James Stanier: Tricky question. I don't have a definitive answer, but things that certainly help. I think all of us are very privileged to work for companies that ship to many, many users. So you have great ability to experiment, to AB test, to ABCDEF test, if you want to, and get real quantitative data about what you're doing to run experiments. I think also flipping that on its head and zeroing-in on individual customers, if you can really get some time with them, to connect them to the teams to discuss whether what they've done really does make an impact to get that qualitative data from them as well. I mean, the reason I keep looking at my background and they're wondering where I am, is 'cause I'm in our hotel room. We're in Edinburgh with the team this week, meeting up for the first time. But most importantly, we've met four actual customers onsite who are our merchants, spent time with them, talked to them about what we want to build in the future, which is some iterations of things we already have. Get that feedback as well, and say, "Hey, if you could wave a magic wand in this space, and we had all of these features, what would you pick?" And then, we sort of use that combination of real human connection plus the sort of the millions, tens of millions of users kind of aspect. And then, somewhere in the middle, we meet.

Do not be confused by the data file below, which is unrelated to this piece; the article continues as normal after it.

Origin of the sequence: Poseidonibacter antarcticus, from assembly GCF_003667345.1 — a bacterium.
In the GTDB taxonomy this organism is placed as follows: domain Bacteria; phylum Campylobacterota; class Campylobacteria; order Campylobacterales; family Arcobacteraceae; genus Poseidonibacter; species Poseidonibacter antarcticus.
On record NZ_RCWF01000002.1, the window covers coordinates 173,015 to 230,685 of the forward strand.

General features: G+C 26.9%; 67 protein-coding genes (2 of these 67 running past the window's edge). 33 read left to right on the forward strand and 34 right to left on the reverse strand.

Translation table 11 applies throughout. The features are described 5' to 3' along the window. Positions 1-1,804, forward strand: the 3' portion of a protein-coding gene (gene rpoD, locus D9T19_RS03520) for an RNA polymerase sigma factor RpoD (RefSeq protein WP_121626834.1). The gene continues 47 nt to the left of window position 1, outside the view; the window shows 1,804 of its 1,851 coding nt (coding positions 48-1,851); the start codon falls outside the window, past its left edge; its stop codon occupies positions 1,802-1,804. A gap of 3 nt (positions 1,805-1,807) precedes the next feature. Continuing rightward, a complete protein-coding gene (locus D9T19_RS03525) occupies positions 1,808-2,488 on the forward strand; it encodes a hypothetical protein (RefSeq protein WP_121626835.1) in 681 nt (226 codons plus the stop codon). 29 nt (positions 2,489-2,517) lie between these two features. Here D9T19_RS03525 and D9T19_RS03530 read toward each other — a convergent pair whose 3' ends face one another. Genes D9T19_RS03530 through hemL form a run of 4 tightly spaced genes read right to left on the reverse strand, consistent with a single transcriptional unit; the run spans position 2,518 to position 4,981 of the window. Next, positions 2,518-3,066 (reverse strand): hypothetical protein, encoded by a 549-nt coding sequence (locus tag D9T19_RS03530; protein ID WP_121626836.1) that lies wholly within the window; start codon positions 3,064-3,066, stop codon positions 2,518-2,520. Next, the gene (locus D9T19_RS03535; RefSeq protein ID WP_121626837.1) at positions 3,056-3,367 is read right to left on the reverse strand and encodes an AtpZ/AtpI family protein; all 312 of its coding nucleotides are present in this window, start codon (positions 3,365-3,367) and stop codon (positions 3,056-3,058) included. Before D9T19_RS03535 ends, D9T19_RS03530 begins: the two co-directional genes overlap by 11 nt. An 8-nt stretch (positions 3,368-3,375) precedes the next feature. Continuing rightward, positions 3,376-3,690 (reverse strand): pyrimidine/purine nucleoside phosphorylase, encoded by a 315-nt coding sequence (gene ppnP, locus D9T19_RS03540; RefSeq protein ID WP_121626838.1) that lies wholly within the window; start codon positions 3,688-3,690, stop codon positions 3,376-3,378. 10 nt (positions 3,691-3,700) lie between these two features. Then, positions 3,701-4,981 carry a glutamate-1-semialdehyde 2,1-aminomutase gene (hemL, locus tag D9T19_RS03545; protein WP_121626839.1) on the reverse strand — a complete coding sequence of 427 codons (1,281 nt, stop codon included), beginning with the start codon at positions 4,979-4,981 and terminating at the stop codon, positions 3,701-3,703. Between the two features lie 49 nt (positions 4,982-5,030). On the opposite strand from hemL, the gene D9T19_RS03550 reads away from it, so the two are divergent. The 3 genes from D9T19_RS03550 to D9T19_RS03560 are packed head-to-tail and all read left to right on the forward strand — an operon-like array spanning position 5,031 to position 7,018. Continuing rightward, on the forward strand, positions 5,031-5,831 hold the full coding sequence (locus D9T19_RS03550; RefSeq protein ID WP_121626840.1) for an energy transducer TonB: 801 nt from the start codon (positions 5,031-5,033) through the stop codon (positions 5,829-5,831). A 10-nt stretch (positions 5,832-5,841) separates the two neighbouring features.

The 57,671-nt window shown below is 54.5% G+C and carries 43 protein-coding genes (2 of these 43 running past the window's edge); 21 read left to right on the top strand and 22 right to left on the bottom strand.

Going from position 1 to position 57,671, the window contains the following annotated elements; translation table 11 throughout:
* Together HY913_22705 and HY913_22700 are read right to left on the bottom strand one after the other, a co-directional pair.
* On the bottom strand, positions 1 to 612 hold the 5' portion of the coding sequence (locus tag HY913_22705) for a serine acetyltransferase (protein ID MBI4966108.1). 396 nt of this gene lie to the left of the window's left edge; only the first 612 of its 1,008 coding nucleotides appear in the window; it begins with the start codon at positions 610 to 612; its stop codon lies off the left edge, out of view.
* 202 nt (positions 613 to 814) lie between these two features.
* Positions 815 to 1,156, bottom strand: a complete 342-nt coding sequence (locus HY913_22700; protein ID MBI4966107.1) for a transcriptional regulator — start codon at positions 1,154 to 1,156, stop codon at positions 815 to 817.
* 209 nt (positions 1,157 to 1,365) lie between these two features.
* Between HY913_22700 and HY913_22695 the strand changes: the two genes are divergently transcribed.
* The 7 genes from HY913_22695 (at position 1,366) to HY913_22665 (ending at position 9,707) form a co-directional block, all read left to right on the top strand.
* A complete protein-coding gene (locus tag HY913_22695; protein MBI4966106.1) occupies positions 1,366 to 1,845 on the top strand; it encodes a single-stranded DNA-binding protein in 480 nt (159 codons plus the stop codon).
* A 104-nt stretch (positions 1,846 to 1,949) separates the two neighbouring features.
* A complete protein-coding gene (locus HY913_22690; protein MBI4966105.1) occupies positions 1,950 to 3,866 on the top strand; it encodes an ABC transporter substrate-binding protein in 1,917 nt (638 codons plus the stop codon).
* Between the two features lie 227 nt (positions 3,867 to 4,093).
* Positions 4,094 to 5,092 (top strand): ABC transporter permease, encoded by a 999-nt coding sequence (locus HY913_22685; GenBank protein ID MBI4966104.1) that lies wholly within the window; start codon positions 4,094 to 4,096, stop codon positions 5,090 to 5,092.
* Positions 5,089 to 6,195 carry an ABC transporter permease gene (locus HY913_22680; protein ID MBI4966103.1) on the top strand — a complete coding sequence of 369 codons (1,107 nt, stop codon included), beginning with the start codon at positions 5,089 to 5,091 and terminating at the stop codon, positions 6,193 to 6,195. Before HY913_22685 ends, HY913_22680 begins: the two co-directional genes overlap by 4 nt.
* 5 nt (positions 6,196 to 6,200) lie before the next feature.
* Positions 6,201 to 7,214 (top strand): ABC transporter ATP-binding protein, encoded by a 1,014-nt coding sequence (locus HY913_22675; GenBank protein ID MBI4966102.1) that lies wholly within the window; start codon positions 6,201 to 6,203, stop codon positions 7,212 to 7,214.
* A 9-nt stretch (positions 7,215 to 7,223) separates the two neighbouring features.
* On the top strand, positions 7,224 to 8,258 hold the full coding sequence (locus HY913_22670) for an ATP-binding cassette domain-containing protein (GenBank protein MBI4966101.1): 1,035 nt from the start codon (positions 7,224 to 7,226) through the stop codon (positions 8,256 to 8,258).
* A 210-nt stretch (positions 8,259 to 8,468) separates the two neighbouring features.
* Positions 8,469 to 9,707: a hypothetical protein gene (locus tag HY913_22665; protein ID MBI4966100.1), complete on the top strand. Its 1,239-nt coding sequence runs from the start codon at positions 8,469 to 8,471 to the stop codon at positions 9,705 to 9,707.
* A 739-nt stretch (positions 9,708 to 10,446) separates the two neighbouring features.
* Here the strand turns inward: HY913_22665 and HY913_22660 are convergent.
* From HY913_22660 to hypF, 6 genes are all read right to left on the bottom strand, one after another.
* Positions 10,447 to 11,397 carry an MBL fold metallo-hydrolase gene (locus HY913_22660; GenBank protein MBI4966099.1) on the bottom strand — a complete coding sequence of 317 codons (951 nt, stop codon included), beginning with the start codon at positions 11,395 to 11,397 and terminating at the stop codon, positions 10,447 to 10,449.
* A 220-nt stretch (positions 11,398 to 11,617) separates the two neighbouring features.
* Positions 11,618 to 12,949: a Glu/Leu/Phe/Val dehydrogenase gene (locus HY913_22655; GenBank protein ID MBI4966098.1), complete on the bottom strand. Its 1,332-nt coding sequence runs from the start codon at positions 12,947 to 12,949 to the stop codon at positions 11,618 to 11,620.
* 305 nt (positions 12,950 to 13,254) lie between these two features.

Smruti Patel: Nice.
James Stanier: But you don't always get it right. Sometimes, it is hard.
Rukmini Reddy: And I also think of... I tell the team to take pride in things that we've scrapped, right, things that we knew. Well, it's really hard. I know you've invested, but if there wasn't value and you scrapped it, that's a celebration. To your comment about shipping theater, like celebrate the things you scrap, because we didn't need it and you didn't continue to pull resources down on something that wasn't adding value. It's not a bad thing, it's not a failure. There's learnings, and there's you're able to let go and move forward. And I think just to add back to scale, we all have the luxury of scale. We're very privileged. On top of that, I think it's super important to ship in cohorts to customers to get qualitative feedback as you go through your product life cycle, especially if you're introducing a brand new product. I would say identifying an alpha set first. At Slack, we eat our own dog food. Our customers is our Slack instance, like tiny spike, and we start there and we iterate a lot internally, but we also know that sometimes we can be in our own bubble, and then, already, we try to identify an alpha set of customers, a private data, then a public data. That's typically the journey of a platform, and then we go to GA. So at every step, we are measuring ourselves. This is a hard thing to do.